As a certified home stager, you’ve heard all the fuss about working with real estate agents and the like. But what if you’re tired of redesigning and depersonalizing the same type of home? What if you need a new challenge in your career that isn’t fulfilled in the residential market?
We have good news: there’s a huge market for designers and stagers in the commercial industry, and many are unknown to the vast majority.
Follow along to find out which commercial niches you should target as a home stager – they’ll already be searching for the perfect designer to sign a contract!
For photographers, having a studio set up perfectly makes a massive difference in how photographs and shoots turn out. Whether it’s an independent photographer with a home studio, or a larger company specializing in family-friendly photoshoots.
As a home stager, your skills lie in designing gorgeous spaces that create an impression on a wide range of people. You’re trained in the art of depersonalizing, which is essential for photography shoots where backgrounds need to adapt to a large number of clients! Think about it – would you want to take a family photograph in front of a background that doesn’t compliment anything but the studio itself?
Photographers also have great knowledge of lighting needs and arrangements, but when it comes to color theory they might need some help. Working with photographers to strike the perfect tone for their backdrop can save them a lot of stress and hassle with their light settings. Just as a color consultant will work with clients to find the best choice for each room, you can provide insights on the ideal color scheme for the type of client each studio targets.
One of the biggest industries that not many people consider for home staging jobs is retail stores. From your big chains to your local bridal salon, fitting rooms and waiting areas need to be designed perfectly to impress every customer. Although interior decorators might be sought out for these jobs as well, we believe home stagers are more inclined to the needs of a retail store. Let us explain…
Decorators will definitely be able to create the right flow throughout an entire store, from color transitions to the fitting area – but home stagers are driven to design a space that makes every single person comfortable in that place. Where interior decorators will build an exact match or offer recommendations based on the company’s brand, professional home stagers will draw attention from any customer that walks through the door.
Ah, the wonderful world of theater – why wouldn’t a home stager want to work here? It’s a great opportunity to gain hands-on experience in creating sets and identifying the target audience of a play. You need to hit the right note in your stage setup to complement the play structure and actors. A well-designed, universal set will add a whole new element to the performance and success of a show.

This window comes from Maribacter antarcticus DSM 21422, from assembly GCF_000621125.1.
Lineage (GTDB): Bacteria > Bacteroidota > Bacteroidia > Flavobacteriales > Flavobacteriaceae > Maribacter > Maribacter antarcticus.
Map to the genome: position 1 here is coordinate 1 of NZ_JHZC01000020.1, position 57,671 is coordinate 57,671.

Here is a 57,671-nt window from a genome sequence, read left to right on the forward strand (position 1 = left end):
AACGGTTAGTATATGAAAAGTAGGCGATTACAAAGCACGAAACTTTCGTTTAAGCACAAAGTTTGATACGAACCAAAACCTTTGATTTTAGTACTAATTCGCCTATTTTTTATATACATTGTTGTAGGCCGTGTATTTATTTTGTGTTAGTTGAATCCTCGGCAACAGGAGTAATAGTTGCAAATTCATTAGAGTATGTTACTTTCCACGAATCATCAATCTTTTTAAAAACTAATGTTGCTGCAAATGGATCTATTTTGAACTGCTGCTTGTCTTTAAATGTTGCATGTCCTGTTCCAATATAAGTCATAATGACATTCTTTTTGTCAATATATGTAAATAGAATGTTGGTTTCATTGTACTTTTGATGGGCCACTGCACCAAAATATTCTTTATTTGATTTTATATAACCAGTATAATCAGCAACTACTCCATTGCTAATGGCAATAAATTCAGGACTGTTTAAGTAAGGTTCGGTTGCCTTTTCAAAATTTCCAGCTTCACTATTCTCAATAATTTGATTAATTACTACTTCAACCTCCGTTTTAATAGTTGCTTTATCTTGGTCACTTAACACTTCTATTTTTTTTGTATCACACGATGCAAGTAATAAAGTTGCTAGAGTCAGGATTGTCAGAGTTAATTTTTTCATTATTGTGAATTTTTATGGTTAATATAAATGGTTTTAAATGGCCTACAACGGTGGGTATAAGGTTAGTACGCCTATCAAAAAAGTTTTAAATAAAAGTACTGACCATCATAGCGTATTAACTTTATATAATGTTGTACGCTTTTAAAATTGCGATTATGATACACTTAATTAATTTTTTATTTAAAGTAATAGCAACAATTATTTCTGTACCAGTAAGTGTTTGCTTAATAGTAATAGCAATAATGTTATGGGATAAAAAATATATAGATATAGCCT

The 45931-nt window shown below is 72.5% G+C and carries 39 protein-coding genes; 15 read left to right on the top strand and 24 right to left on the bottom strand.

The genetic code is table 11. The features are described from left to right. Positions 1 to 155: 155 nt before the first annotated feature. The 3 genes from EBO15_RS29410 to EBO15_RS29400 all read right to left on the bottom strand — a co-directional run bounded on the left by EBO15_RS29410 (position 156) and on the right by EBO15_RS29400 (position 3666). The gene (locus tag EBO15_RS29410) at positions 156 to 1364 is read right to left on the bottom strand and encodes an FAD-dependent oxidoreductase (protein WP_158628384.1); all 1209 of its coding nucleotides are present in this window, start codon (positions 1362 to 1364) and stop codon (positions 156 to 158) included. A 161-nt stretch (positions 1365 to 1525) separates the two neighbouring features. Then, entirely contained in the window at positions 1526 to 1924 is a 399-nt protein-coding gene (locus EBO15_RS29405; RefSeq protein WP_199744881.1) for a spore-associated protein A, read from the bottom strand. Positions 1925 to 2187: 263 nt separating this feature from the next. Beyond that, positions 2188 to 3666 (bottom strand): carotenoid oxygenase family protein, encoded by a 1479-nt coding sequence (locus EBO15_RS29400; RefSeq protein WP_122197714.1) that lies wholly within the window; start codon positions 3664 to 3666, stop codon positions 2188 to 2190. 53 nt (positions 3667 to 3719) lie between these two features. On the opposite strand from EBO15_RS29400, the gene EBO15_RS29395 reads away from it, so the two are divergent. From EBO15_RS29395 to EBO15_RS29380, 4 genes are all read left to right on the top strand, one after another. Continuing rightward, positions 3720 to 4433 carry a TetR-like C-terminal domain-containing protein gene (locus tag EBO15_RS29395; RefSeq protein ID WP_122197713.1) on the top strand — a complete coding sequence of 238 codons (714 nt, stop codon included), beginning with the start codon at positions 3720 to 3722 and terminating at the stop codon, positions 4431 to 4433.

Further, you can work on sets for smaller performances or other types of entertainment. For example, live talk shows or conferences need a designer to build the best set for a general audience. Home stagers can reach a wider audience with their training in depersonalizing and attracting multiple personalities.
In a niche that’s largely dominated by interior decorators, the film and TV industry could use a few home stagers to bring something new to the table. In a nutshell, both professions will create a flawless design for the set. The difference lies in who the film/television show is targeting.
Not all shows want a set design that accompanies the characters on film. There’s potential for home stagers to break into the industry by showing designs that will draw the attention from any viewer at home. That’s the point, anyhow – producers want to make a connection with the viewer through their characters and plotlines, but they also need to make a connection through the design of their set.
Consider the common rooms from Harry Potter. Yes, both an interior decorator and a home stager can create a similar style. However, a home stager has much more experience in creating a space for everyone rather than a few specific people. How many living rooms now try to model the common rooms from Hogwarts?
The public sector is a big industry for home stagers! Working on public spaces and buildings is the epitome of your home staging program. You need to bring elements of professionalism into your designs and make sure that these spaces are emotionally detached.
Now, you still want public waiting areas to be comfortable and welcoming, but you can’t mingle professionalism with personal statements. If you’re working for the city to design a new public service lobby, you’re not going to take the admin assistant’s advice on adding pictures of puppies on a blue accent wall. We trust that interior decorators wouldn’t, either…
This is a niche that both interior decorators and home stagers can dominate – and have fun with! Depending on what the company wants, you might be working more on the décor side than the staging side of design. Take a first-class waiting lounge at the airport – the design should be modern, clean, sophisticated, and comfortable. In the travel industry, relaxation and comfort take the front seat!
Or, perhaps you’ll end up working for a big bank who wants to redesign their office branches. Since finances can be extremely stressful for some clients, building a calming atmosphere in this space will be of the utmost importance. As a certified home stager, you can create a universal branch design that puts all clients at ease while they’re discussing their mortgage.
All in all, there are a million and one jobs for home stagers in the commercial industry. Companies want their brand to reflect the best version of themselves, and they want to bring more and more customers their way. With your design expertise, you can create a staged area that draws attention and gives off a positive impression.